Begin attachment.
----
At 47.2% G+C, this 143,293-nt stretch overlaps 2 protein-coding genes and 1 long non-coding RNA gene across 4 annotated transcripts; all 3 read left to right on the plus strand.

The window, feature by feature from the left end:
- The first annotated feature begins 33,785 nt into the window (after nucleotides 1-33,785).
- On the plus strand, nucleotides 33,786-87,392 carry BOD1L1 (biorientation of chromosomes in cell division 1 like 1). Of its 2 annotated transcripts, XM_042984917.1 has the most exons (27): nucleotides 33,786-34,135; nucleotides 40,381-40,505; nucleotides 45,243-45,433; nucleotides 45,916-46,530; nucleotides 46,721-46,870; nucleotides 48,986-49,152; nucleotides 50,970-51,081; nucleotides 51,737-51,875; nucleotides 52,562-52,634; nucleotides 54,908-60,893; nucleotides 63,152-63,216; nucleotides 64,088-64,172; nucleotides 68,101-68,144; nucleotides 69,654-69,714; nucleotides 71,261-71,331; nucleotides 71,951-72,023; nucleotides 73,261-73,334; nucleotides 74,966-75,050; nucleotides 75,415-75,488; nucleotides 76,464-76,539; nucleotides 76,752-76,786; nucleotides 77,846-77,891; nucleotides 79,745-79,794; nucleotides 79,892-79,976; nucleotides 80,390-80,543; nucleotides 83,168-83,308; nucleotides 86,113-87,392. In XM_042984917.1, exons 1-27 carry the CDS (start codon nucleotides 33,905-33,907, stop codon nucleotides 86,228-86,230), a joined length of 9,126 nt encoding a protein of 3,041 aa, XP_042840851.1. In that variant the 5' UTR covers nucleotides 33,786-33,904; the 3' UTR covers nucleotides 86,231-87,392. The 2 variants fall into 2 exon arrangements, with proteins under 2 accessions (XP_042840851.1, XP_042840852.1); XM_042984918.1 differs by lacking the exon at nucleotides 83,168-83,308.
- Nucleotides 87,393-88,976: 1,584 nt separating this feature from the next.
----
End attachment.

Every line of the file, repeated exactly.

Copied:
At 47.2% G+C, this 143,293-nt stretch overlaps 2 protein-coding genes and 1 long non-coding RNA gene across 4 annotated transcripts; all 3 read left to right on the plus strand.

The window, feature by feature from the left end:
- The first annotated feature begins 33,785 nt into the window (after nucleotides 1-33,785).
- On the plus strand, nucleotides 33,786-87,392 carry BOD1L1 (biorientation of chromosomes in cell division 1 like 1). Of its 2 annotated transcripts, XM_042984917.1 has the most exons (27): nucleotides 33,786-34,135; nucleotides 40,381-40,505; nucleotides 45,243-45,433; nucleotides 45,916-46,530; nucleotides 46,721-46,870; nucleotides 48,986-49,152; nucleotides 50,970-51,081; nucleotides 51,737-51,875; nucleotides 52,562-52,634; nucleotides 54,908-60,893; nucleotides 63,152-63,216; nucleotides 64,088-64,172; nucleotides 68,101-68,144; nucleotides 69,654-69,714; nucleotides 71,261-71,331; nucleotides 71,951-72,023; nucleotides 73,261-73,334; nucleotides 74,966-75,050; nucleotides 75,415-75,488; nucleotides 76,464-76,539; nucleotides 76,752-76,786; nucleotides 77,846-77,891; nucleotides 79,745-79,794; nucleotides 79,892-79,976; nucleotides 80,390-80,543; nucleotides 83,168-83,308; nucleotides 86,113-87,392. In XM_042984917.1, exons 1-27 carry the CDS (start codon nucleotides 33,905-33,907, stop codon nucleotides 86,228-86,230), a joined length of 9,126 nt encoding a protein of 3,041 aa, XP_042840851.1. In that variant the 5' UTR covers nucleotides 33,786-33,904; the 3' UTR covers nucleotides 86,231-87,392. The 2 variants fall into 2 exon arrangements, with proteins under 2 accessions (XP_042840851.1, XP_042840852.1); XM_042984918.1 differs by lacking the exon at nucleotides 83,168-83,308.
- Nucleotides 87,393-88,976: 1,584 nt separating this feature from the next.